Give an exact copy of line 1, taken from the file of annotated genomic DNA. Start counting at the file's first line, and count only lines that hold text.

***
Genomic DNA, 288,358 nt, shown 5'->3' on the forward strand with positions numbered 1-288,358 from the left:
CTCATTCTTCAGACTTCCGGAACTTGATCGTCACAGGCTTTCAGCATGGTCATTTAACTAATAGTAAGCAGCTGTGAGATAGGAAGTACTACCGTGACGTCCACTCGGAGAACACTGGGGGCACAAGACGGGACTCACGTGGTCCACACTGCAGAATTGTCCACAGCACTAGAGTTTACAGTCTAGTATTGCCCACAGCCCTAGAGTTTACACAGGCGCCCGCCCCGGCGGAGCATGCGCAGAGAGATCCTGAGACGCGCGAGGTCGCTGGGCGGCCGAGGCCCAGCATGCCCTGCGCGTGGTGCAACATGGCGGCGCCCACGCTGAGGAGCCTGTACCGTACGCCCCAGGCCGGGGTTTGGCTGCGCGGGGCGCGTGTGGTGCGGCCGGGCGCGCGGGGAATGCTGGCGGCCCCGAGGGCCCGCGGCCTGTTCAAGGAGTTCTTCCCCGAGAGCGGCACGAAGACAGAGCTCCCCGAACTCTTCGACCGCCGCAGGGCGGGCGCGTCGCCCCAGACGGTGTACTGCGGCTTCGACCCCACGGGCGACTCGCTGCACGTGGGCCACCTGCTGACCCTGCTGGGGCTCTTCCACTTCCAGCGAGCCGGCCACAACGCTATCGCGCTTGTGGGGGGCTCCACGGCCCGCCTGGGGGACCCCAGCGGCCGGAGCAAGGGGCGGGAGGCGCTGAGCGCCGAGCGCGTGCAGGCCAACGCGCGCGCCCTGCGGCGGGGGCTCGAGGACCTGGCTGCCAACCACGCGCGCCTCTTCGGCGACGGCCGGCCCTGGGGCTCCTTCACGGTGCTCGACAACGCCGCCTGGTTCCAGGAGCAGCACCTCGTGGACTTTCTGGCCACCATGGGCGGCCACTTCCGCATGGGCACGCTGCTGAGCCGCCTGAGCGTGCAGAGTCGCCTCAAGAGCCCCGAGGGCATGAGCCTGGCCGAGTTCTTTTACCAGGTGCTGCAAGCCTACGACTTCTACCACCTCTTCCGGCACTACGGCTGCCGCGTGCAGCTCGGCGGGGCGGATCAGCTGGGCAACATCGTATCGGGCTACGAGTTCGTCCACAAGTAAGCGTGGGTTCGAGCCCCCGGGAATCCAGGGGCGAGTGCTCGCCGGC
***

Genomic DNA, 288,358 nt, shown 5'->3' on the forward strand with positions numbered 1-288,358 from the left: